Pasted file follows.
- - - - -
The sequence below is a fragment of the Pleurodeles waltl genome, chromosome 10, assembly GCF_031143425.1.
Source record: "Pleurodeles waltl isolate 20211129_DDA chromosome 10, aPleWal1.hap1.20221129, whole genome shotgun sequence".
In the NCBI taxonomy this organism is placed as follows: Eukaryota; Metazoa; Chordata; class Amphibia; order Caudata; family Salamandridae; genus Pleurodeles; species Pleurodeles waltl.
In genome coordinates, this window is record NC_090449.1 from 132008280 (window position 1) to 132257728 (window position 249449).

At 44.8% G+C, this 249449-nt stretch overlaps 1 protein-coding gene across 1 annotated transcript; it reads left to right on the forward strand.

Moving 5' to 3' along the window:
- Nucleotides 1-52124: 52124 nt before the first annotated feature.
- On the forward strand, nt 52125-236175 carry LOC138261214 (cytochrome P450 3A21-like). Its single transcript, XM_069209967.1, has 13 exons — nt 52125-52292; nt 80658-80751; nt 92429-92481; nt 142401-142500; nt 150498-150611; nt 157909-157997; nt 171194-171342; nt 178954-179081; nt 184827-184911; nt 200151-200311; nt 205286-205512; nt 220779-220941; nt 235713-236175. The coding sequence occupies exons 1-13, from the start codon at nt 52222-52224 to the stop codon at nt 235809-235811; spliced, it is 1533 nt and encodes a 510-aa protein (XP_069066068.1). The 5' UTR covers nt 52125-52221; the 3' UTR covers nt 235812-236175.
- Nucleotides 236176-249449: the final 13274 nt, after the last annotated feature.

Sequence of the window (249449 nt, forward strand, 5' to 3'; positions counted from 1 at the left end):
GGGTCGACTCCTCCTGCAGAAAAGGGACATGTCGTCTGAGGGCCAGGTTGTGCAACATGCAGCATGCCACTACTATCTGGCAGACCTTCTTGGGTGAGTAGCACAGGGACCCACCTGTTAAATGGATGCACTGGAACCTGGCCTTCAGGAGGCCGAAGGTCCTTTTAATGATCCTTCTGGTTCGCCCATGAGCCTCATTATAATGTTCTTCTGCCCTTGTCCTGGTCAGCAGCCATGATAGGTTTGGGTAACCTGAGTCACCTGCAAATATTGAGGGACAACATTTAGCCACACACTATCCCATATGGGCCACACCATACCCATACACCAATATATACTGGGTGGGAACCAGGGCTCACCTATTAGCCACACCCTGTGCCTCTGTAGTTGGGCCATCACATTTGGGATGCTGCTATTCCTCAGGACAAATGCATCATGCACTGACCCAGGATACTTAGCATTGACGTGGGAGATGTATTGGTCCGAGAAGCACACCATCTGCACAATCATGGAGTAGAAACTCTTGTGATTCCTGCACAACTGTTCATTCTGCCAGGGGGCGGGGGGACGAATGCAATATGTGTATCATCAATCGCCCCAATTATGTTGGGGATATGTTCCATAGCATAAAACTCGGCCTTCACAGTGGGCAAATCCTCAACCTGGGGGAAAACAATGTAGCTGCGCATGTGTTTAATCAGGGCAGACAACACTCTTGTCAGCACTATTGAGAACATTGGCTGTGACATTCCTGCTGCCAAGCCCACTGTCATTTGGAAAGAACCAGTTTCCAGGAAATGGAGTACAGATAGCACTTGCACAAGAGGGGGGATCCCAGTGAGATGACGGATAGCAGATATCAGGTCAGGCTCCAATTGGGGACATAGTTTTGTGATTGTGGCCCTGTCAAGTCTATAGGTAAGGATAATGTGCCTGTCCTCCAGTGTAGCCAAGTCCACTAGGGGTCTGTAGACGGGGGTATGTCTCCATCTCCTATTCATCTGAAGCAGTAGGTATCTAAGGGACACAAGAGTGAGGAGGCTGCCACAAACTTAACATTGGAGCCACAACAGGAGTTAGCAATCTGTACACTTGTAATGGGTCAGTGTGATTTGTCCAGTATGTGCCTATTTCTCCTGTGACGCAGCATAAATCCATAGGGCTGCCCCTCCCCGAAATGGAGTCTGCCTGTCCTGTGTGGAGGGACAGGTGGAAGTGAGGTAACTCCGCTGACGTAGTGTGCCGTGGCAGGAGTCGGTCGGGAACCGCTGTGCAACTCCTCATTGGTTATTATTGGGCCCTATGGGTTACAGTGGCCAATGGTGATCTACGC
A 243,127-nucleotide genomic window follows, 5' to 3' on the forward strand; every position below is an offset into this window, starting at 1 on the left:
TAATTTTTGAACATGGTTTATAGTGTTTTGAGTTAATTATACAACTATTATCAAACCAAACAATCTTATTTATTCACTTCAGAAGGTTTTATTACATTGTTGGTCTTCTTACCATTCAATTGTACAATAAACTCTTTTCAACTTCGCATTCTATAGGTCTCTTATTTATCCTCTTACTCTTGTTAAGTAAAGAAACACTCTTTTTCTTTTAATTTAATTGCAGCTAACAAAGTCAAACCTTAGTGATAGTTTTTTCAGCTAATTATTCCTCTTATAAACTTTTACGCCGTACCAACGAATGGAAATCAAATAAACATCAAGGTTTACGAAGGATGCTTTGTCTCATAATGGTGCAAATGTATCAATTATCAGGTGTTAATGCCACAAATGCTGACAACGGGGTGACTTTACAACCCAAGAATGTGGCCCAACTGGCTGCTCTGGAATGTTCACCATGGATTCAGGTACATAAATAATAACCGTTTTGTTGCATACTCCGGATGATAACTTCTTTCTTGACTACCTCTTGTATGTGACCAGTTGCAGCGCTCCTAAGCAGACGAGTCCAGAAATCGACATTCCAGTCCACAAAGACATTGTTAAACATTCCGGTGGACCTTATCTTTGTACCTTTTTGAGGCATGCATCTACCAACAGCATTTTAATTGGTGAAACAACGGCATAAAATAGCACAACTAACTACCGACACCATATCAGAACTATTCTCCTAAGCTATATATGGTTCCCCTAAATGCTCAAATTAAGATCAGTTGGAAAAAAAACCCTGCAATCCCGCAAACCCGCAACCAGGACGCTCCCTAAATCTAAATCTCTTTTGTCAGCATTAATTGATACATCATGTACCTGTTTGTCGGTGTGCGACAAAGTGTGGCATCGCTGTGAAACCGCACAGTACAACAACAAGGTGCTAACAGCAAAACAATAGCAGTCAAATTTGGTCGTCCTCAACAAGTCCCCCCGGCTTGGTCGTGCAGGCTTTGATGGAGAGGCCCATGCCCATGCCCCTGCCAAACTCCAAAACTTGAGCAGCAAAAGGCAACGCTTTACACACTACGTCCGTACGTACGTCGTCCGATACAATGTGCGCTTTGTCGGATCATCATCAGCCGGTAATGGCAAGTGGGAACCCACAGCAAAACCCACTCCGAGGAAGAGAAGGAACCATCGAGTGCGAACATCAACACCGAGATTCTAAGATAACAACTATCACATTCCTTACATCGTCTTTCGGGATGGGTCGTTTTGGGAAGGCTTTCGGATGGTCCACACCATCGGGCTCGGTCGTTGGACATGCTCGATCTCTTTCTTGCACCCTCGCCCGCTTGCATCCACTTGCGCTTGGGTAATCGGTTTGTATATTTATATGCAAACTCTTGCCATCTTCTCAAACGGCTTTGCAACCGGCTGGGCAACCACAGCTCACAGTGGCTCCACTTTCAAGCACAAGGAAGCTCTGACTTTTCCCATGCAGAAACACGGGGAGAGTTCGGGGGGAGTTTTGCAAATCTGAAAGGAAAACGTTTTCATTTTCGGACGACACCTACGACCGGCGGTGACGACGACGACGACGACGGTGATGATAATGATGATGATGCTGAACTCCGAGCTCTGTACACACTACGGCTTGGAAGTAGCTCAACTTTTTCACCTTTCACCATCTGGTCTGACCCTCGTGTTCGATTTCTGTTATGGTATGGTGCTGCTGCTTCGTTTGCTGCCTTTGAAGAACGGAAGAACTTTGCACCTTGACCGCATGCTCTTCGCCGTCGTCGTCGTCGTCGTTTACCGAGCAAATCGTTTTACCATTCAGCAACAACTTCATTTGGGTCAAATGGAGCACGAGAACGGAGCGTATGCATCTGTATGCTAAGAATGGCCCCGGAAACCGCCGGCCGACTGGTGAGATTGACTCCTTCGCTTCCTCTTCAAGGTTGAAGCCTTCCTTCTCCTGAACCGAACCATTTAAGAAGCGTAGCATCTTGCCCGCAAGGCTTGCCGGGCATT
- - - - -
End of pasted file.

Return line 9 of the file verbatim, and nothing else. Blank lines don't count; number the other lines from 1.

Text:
- Nucleotides 236176-249449: the final 13274 nt, after the last annotated feature.